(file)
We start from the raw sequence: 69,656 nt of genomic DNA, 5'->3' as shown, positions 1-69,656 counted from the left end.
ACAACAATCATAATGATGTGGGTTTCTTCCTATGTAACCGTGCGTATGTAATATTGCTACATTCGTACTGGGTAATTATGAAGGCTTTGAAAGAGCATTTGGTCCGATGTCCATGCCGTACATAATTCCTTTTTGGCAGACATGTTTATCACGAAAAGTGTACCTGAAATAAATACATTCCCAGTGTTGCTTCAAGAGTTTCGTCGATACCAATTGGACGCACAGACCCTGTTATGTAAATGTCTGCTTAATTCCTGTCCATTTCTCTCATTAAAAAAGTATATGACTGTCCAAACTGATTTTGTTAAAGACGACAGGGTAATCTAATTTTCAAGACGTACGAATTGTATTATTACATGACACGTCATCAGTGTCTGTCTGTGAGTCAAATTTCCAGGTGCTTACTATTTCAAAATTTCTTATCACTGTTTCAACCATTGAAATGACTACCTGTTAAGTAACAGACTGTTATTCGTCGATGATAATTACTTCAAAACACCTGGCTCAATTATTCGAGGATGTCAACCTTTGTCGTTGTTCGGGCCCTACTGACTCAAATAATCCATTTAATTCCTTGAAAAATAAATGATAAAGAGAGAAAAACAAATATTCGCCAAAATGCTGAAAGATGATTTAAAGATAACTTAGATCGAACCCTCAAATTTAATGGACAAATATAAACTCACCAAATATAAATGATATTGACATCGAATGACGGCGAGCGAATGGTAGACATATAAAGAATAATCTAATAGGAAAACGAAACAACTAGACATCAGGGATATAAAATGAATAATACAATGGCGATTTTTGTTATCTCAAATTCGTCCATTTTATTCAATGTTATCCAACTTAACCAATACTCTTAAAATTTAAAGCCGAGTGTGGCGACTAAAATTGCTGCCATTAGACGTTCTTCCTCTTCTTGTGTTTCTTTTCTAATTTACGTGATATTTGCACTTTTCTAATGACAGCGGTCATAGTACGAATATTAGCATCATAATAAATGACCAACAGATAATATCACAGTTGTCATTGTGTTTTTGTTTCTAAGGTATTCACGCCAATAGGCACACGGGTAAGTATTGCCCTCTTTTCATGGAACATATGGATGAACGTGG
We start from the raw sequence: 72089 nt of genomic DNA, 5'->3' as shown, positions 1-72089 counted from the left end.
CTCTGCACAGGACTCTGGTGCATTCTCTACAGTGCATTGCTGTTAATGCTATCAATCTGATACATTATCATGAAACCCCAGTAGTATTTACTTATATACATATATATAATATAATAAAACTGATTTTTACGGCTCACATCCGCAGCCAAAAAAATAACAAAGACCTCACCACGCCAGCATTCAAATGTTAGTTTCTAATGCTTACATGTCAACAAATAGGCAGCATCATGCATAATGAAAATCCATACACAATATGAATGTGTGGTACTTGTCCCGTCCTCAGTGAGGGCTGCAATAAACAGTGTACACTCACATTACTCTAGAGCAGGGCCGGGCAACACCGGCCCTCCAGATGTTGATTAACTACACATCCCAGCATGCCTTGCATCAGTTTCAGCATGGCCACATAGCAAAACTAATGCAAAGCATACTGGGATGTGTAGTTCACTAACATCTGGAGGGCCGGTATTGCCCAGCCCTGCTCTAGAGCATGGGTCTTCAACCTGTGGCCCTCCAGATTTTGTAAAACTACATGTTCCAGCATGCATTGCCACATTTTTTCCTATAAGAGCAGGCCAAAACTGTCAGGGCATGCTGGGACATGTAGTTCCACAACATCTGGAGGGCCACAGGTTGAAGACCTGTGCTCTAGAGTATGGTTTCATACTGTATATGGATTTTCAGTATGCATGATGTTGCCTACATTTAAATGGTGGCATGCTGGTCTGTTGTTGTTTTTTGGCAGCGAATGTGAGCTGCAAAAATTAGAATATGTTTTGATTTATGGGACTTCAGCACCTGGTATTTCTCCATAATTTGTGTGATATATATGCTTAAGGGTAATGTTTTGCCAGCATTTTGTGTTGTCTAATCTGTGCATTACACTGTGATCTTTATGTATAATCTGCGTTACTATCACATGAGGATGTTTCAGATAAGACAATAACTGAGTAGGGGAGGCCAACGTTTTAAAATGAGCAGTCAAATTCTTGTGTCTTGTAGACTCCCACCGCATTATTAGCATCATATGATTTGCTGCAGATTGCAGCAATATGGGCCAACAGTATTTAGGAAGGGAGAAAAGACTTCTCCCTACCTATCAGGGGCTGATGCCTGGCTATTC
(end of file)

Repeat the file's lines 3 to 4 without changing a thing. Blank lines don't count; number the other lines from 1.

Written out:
We start from the raw sequence: 72089 nt of genomic DNA, 5'->3' as shown, positions 1-72089 counted from the left end.
CTCTGCACAGGACTCTGGTGCATTCTCTACAGTGCATTGCTGTTAATGCTATCAATCTGATACATTATCATGAAACCCCAGTAGTATTTACTTATATACATATATATAATATAATAAAACTGATTTTTACGGCTCACATCCGCAGCCAAAAAAATAACAAAGACCTCACCACGCCAGCATTCAAATGTTAGTTTCTAATGCTTACATGTCAACAAATAGGCAGCATCATGCATAATGAAAATCCATACACAATATGAATGTGTGGTACTTGTCCCGTCCTCAGTGAGGGCTGCAATAAACAGTGTACACTCACATTACTCTAGAGCAGGGCCGGGCAACACCGGCCCTCCAGATGTTGATTAACTACACATCCCAGCATGCCTTGCATCAGTTTCAGCATGGCCACATAGCAAAACTAATGCAAAGCATACTGGGATGTGTAGTTCACTAACATCTGGAGGGCCGGTATTGCCCAGCCCTGCTCTAGAGCATGGGTCTTCAACCTGTGGCCCTCCAGATTTTGTAAAACTACATGTTCCAGCATGCATTGCCACATTTTTTCCTATAAGAGCAGGCCAAAACTGTCAGGGCATGCTGGGACATGTAGTTCCACAACATCTGGAGGGCCACAGGTTGAAGACCTGTGCTCTAGAGTATGGTTTCATACTGTATATGGATTTTCAGTATGCATGATGTTGCCTACATTTAAATGGTGGCATGCTGGTCTGTTGTTGTTTTTTGGCAGCGAATGTGAGCTGCAAAAATTAGAATATGTTTTGATTTATGGGACTTCAGCACCTGGTATTTCTCCATAATTTGTGTGATATATATGCTTAAGGGTAATGTTTTGCCAGCATTTTGTGTTGTCTAATCTGTGCATTACACTGTGATCTTTATGTATAATCTGCGTTACTATCACATGAGGATGTTTCAGATAAGACAATAACTGAGTAGGGGAGGCCAACGTTTTAAAATGAGCAGTCAAATTCTTGTGTCTTGTAGACTCCCACCGCATTATTAGCATCATATGATTTGCTGCAGATTGCAGCAATATGGGCCAACAGTATTTAGGAAGGGAGAAAAGACTTCTCCCTACCTATCAGGGGCTGATGCCTGGCTATTC